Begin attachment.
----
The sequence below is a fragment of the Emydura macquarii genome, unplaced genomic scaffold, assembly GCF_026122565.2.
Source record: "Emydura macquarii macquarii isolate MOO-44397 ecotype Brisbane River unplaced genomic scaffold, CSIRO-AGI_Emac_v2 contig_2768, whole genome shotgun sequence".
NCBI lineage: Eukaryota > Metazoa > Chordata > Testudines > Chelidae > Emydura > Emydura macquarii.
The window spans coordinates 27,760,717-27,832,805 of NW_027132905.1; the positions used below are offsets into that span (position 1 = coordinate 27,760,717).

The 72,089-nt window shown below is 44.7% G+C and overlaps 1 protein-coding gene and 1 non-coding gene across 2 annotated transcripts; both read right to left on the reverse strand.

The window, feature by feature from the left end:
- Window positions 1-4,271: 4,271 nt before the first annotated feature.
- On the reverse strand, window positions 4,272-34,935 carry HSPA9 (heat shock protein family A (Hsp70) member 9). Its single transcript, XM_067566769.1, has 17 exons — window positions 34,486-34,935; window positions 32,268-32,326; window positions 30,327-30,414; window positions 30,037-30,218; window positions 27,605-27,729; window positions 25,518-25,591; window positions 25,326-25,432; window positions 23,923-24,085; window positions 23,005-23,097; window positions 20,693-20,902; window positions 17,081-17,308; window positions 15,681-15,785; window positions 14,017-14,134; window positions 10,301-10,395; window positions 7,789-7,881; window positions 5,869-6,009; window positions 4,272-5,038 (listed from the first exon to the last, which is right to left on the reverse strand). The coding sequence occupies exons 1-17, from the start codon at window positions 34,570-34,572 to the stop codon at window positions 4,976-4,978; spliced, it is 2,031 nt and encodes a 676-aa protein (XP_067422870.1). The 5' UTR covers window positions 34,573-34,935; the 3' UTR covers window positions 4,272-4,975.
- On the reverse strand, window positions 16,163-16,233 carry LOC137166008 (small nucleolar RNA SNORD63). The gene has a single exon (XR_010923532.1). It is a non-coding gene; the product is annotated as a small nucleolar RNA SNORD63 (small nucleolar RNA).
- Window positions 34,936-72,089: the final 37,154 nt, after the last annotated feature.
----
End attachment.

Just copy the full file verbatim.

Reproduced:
The sequence below is a fragment of the Emydura macquarii genome, unplaced genomic scaffold, assembly GCF_026122565.2.
Source record: "Emydura macquarii macquarii isolate MOO-44397 ecotype Brisbane River unplaced genomic scaffold, CSIRO-AGI_Emac_v2 contig_2768, whole genome shotgun sequence".
NCBI lineage: Eukaryota > Metazoa > Chordata > Testudines > Chelidae > Emydura > Emydura macquarii.
The window spans coordinates 27,760,717-27,832,805 of NW_027132905.1; the positions used below are offsets into that span (position 1 = coordinate 27,760,717).

The 72,089-nt window shown below is 44.7% G+C and overlaps 1 protein-coding gene and 1 non-coding gene across 2 annotated transcripts; both read right to left on the reverse strand.

The window, feature by feature from the left end:
- Window positions 1-4,271: 4,271 nt before the first annotated feature.
- On the reverse strand, window positions 4,272-34,935 carry HSPA9 (heat shock protein family A (Hsp70) member 9). Its single transcript, XM_067566769.1, has 17 exons — window positions 34,486-34,935; window positions 32,268-32,326; window positions 30,327-30,414; window positions 30,037-30,218; window positions 27,605-27,729; window positions 25,518-25,591; window positions 25,326-25,432; window positions 23,923-24,085; window positions 23,005-23,097; window positions 20,693-20,902; window positions 17,081-17,308; window positions 15,681-15,785; window positions 14,017-14,134; window positions 10,301-10,395; window positions 7,789-7,881; window positions 5,869-6,009; window positions 4,272-5,038 (listed from the first exon to the last, which is right to left on the reverse strand). The coding sequence occupies exons 1-17, from the start codon at window positions 34,570-34,572 to the stop codon at window positions 4,976-4,978; spliced, it is 2,031 nt and encodes a 676-aa protein (XP_067422870.1). The 5' UTR covers window positions 34,573-34,935; the 3' UTR covers window positions 4,272-4,975.
- On the reverse strand, window positions 16,163-16,233 carry LOC137166008 (small nucleolar RNA SNORD63). The gene has a single exon (XR_010923532.1). It is a non-coding gene; the product is annotated as a small nucleolar RNA SNORD63 (small nucleolar RNA).
- Window positions 34,936-72,089: the final 37,154 nt, after the last annotated feature.